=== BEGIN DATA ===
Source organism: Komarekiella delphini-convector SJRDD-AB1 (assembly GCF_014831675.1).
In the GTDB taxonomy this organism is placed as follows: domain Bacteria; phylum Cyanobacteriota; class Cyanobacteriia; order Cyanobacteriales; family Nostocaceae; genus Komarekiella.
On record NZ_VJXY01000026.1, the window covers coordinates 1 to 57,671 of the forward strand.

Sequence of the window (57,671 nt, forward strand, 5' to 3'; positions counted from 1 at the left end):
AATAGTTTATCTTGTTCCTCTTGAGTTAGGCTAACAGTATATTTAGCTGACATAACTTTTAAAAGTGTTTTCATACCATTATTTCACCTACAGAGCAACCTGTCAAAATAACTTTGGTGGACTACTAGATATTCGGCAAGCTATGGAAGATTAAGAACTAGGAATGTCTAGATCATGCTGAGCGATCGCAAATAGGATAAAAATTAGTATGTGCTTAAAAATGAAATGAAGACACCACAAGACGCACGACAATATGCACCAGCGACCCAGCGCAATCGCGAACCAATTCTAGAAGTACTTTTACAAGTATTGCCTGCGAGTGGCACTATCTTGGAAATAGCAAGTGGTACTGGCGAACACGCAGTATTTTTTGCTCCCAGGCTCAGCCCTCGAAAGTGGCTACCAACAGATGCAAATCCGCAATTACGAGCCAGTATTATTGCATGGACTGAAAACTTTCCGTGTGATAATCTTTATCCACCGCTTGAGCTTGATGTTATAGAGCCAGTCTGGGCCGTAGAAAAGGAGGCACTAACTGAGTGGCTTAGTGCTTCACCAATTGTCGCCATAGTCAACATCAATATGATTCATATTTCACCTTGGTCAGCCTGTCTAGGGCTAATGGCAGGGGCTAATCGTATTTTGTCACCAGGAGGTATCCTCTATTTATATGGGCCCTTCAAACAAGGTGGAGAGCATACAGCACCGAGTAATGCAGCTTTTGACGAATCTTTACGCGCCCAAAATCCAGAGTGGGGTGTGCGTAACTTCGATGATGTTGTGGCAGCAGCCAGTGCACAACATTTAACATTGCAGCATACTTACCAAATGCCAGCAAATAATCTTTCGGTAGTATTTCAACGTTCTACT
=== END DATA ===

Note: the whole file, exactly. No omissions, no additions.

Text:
Source organism: Komarekiella delphini-convector SJRDD-AB1 (assembly GCF_014831675.1).
In the GTDB taxonomy this organism is placed as follows: domain Bacteria; phylum Cyanobacteriota; class Cyanobacteriia; order Cyanobacteriales; family Nostocaceae; genus Komarekiella.
On record NZ_VJXY01000026.1, the window covers coordinates 1 to 57,671 of the forward strand.

Sequence of the window (57,671 nt, forward strand, 5' to 3'; positions counted from 1 at the left end):
AATAGTTTATCTTGTTCCTCTTGAGTTAGGCTAACAGTATATTTAGCTGACATAACTTTTAAAAGTGTTTTCATACCATTATTTCACCTACAGAGCAACCTGTCAAAATAACTTTGGTGGACTACTAGATATTCGGCAAGCTATGGAAGATTAAGAACTAGGAATGTCTAGATCATGCTGAGCGATCGCAAATAGGATAAAAATTAGTATGTGCTTAAAAATGAAATGAAGACACCACAAGACGCACGACAATATGCACCAGCGACCCAGCGCAATCGCGAACCAATTCTAGAAGTACTTTTACAAGTATTGCCTGCGAGTGGCACTATCTTGGAAATAGCAAGTGGTACTGGCGAACACGCAGTATTTTTTGCTCCCAGGCTCAGCCCTCGAAAGTGGCTACCAACAGATGCAAATCCGCAATTACGAGCCAGTATTATTGCATGGACTGAAAACTTTCCGTGTGATAATCTTTATCCACCGCTTGAGCTTGATGTTATAGAGCCAGTCTGGGCCGTAGAAAAGGAGGCACTAACTGAGTGGCTTAGTGCTTCACCAATTGTCGCCATAGTCAACATCAATATGATTCATATTTCACCTTGGTCAGCCTGTCTAGGGCTAATGGCAGGGGCTAATCGTATTTTGTCACCAGGAGGTATCCTCTATTTATATGGGCCCTTCAAACAAGGTGGAGAGCATACAGCACCGAGTAATGCAGCTTTTGACGAATCTTTACGCGCCCAAAATCCAGAGTGGGGTGTGCGTAACTTCGATGATGTTGTGGCAGCAGCCAGTGCACAACATTTAACATTGCAGCATACTTACCAAATGCCAGCAAATAATCTTTCGGTAGTATTTCAACGTTCTACT